Pathogenesis of IgG4 related disease is not well understood. Diagnosis of IgG4 related disease requires characteristic findings upon biopsy of affected tissue. Pathological diagnosis criteria include dense lymphoplasmacytic infiltrate, “storiform” fibrosis, and obliterative phlebitis [6]. “Storiform” pattern fibrosis of connective tissue is typified by a cartwheel appearance of arranged fibroblasts interspersed with variable number of inflammatory cells depending in part on the tissue of origin with fewer plasma cells on average in lung pathology.

Compared to other organ systems of pathology, lung IgG4 related disease has fewer plasma cells per high power field, infrequent findings of “storiform” fibrosis and obliterative phlebitis, and a more common finding of obliterative arteritis.

There is a recent international consensus for management and treatment of IgG4 related disease which states that all symptomatic patients and a subset of asymptomatic patients require treatment. Glucocorticoids are the first line agent for active disease, unless there are contraindications for such treatment. Some patients may require additional steroid-sparing immunosuppressive agent, including B-cell depletion agent such as Rituximab, from the start of treatment. Patients with organ threatening IgG4 related disease and with an increased risk of relapse (e.g., multiorgan involvement) are likely to benefit from maintenance therapy after a successful induction therapy. For patients who relapse after cessation of successful initial therapy with clinical remission, retreatment with glucocorticoids is indicated. Steroid-sparing agent for continuation in the remission maintenance period should also be considered [7].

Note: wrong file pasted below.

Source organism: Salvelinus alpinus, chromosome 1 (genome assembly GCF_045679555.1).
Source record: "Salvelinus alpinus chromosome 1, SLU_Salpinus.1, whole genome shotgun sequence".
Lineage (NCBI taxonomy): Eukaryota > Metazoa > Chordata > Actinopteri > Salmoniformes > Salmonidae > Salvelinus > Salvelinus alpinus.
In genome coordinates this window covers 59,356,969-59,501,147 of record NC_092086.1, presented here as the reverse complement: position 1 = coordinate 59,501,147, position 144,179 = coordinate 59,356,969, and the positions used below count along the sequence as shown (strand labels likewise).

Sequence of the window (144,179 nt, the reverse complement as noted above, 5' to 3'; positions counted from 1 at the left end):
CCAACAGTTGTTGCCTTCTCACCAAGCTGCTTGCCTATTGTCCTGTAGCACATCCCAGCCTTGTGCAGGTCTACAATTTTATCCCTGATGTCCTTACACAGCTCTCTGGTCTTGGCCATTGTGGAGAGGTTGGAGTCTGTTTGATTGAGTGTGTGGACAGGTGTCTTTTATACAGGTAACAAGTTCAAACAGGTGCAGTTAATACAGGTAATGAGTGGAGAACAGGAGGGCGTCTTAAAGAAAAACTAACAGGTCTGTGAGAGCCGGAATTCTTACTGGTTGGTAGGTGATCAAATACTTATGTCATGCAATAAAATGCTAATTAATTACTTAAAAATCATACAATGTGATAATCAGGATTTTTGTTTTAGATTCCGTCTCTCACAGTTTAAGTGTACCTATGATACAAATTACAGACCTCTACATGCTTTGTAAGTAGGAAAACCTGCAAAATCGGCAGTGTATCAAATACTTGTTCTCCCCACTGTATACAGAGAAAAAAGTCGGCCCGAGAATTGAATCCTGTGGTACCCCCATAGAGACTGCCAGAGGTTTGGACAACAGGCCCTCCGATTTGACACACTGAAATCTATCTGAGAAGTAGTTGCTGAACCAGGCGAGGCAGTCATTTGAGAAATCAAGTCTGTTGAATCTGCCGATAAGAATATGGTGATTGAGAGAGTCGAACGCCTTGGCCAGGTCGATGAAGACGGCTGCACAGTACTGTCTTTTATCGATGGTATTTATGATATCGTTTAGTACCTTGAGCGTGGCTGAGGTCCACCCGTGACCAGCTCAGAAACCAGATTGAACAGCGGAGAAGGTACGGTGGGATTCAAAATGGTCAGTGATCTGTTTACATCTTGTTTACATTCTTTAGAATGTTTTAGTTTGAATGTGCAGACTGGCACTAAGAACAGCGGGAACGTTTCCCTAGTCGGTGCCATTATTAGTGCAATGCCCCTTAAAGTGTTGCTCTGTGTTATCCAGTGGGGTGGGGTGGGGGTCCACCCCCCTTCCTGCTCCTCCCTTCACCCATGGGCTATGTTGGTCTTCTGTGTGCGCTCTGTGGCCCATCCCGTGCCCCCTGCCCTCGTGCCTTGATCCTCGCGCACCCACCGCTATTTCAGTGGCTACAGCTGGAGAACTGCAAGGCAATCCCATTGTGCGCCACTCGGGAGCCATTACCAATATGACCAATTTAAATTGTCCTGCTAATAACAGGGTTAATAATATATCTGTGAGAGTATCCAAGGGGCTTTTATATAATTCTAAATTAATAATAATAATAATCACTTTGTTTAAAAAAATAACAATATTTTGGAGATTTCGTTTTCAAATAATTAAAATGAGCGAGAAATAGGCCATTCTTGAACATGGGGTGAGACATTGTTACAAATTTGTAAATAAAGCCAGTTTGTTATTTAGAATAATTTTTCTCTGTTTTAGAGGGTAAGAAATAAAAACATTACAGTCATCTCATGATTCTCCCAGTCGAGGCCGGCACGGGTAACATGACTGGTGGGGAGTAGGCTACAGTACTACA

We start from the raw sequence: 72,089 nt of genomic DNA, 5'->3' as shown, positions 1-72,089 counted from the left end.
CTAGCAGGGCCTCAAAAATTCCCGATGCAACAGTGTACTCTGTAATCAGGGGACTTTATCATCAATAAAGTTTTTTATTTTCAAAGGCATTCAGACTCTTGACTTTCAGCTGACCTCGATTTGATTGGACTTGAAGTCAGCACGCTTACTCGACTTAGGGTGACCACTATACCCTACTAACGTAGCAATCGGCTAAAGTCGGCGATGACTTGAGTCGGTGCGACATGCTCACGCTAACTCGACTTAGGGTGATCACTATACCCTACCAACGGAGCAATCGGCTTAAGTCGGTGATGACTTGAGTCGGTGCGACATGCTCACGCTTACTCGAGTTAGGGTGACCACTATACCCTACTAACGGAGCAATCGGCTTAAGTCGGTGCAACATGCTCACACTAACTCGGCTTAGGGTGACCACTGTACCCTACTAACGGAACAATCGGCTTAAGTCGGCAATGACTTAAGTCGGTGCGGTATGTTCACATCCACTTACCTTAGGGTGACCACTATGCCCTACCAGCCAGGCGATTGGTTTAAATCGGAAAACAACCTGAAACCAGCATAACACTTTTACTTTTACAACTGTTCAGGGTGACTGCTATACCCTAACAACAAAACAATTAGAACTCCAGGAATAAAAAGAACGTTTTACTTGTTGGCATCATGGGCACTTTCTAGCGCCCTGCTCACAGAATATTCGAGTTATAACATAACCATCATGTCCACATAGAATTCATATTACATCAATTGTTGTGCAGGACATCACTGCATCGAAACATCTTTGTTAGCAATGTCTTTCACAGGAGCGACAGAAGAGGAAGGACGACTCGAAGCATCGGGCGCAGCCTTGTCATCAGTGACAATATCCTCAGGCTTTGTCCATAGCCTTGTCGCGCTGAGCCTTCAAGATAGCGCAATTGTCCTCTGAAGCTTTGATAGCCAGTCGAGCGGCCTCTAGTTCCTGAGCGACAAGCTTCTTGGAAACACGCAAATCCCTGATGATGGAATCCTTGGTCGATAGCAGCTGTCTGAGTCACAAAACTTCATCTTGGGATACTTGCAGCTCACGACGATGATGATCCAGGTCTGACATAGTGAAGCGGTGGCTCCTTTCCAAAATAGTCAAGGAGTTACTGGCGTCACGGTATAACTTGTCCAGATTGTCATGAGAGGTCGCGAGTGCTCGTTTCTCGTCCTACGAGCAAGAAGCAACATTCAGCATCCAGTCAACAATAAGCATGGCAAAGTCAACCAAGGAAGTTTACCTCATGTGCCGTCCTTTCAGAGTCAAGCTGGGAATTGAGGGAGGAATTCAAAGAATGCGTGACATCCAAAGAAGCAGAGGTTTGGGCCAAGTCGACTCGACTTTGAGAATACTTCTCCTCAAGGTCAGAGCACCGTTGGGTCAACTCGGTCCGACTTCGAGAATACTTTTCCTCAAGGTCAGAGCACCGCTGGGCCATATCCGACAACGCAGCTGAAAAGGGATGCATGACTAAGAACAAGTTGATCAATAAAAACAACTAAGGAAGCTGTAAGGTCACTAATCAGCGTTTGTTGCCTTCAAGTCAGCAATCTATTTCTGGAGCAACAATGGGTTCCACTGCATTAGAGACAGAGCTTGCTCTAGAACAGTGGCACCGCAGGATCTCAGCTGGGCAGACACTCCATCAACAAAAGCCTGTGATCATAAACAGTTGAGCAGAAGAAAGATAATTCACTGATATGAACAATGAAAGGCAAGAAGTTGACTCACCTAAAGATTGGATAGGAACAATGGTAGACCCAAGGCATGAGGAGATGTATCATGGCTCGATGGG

Natural history of IgG4 related disease is not clear. Most patients respond to treatment. However, relapses are common. Further organs and tissues may become involved, sometimes despite apparently effective treatment. Although no definite causal relationship has been established, several types of lymphomas have been reported in patients with IgG4 related disease [8].

Our case demonstrates IgG4 related lung disease mimicking high-grade primary lung malignancy on structural and functional imaging. It is a rare condition that can be mistaken for lung malignancy on imaging particularly when there is isolated pulmonary involvement. IgG4 related disease could involve multiple organ systems. Pulmonary involvement is usually preceded by another organ involvement most commonly autoimmune pancreatitis.

Learning Objectives

Recognize that although IgG4 related lung disease is rare, it can mimic primary lung malignancy on structural and functional imaging.

Appreciate IgG4 related disease can often involve multiple organs.

Pretest includes the following questions:What is the pathophysiology of IgG4 related disease?Which extrapulmonary organs may be involved in IgG4 related disease?

Posttest includes the following questions:

What Is the Pathophysiology of IgG4 Related Disease? IgG4 related disease is a poorly understood immune mediated condition consisting of group of disorders that share specific pathologic, serologic, and clinical features. Common features include tumour-like swelling of involved organs, lymphoplasmacytic infiltrate with IgG4 positive plasma cells, variable amount of fibrosis, and elevated serum level of IgG4 in up to 60% of patients. Pathological diagnosis criteria include dense lymphoplasmacytic infiltrate, “storiform” fibrosis, and obliterative phlebitis.

Which Extrapulmonary Organs Are Frequently Involved in IgG4 Related Disease? Pancreas is the most common organ involved in IgG4 related disease with autoimmune pancreatitis. Other IgG4 related diseases include biliary disease with sclerosing cholangitis, retroperitoneal involvement including retroperitoneal fibrosis, and lacrimal/salivary gland inflammation.

Conflict of Interests

The authors declare that there is no conflict of interests regarding the publication of this paper.